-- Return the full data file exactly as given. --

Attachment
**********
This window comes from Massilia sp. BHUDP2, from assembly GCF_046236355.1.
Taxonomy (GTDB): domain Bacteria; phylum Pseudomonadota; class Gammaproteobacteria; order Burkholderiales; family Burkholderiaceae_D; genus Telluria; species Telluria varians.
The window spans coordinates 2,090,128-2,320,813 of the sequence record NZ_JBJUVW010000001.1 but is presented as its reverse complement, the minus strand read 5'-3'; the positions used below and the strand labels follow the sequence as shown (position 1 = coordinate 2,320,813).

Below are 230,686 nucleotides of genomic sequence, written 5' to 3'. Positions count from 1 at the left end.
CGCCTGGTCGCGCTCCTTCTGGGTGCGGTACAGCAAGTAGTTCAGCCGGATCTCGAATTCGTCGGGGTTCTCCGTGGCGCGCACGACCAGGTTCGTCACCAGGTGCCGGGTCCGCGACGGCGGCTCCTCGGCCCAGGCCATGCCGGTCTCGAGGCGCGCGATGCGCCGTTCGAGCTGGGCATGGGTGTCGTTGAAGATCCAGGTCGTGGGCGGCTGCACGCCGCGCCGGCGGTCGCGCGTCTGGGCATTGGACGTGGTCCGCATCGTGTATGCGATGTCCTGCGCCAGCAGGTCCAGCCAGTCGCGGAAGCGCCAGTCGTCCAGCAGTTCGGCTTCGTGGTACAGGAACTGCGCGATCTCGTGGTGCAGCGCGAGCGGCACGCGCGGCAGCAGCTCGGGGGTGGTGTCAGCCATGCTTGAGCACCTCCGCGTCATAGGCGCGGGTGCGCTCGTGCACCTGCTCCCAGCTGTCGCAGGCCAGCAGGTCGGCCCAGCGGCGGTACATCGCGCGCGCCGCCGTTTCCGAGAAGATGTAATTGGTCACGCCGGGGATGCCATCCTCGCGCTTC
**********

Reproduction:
This window comes from Massilia sp. BHUDP2, from assembly GCF_046236355.1.
Taxonomy (GTDB): domain Bacteria; phylum Pseudomonadota; class Gammaproteobacteria; order Burkholderiales; family Burkholderiaceae_D; genus Telluria; species Telluria varians.
The window spans coordinates 2,090,128-2,320,813 of the sequence record NZ_JBJUVW010000001.1 but is presented as its reverse complement, the minus strand read 5'-3'; the positions used below and the strand labels follow the sequence as shown (position 1 = coordinate 2,320,813).

Below are 230,686 nucleotides of genomic sequence, written 5' to 3'. Positions count from 1 at the left end.
CGCCTGGTCGCGCTCCTTCTGGGTGCGGTACAGCAAGTAGTTCAGCCGGATCTCGAATTCGTCGGGGTTCTCCGTGGCGCGCACGACCAGGTTCGTCACCAGGTGCCGGGTCCGCGACGGCGGCTCCTCGGCCCAGGCCATGCCGGTCTCGAGGCGCGCGATGCGCCGTTCGAGCTGGGCATGGGTGTCGTTGAAGATCCAGGTCGTGGGCGGCTGCACGCCGCGCCGGCGGTCGCGCGTCTGGGCATTGGACGTGGTCCGCATCGTGTATGCGATGTCCTGCGCCAGCAGGTCCAGCCAGTCGCGGAAGCGCCAGTCGTCCAGCAGTTCGGCTTCGTGGTACAGGAACTGCGCGATCTCGTGGTGCAGCGCGAGCGGCACGCGCGGCAGCAGCTCGGGGGTGGTGTCAGCCATGCTTGAGCACCTCCGCGTCATAGGCGCGGGTGCGCTCGTGCACCTGCTCCCAGCTGTCGCAGGCCAGCAGGTCGGCCCAGCGGCGGTACATCGCGCGCGCCGCCGTTTCCGAGAAGATGTAATTGGTCACGCCGGGGATGCCATCCTCGCGCTTC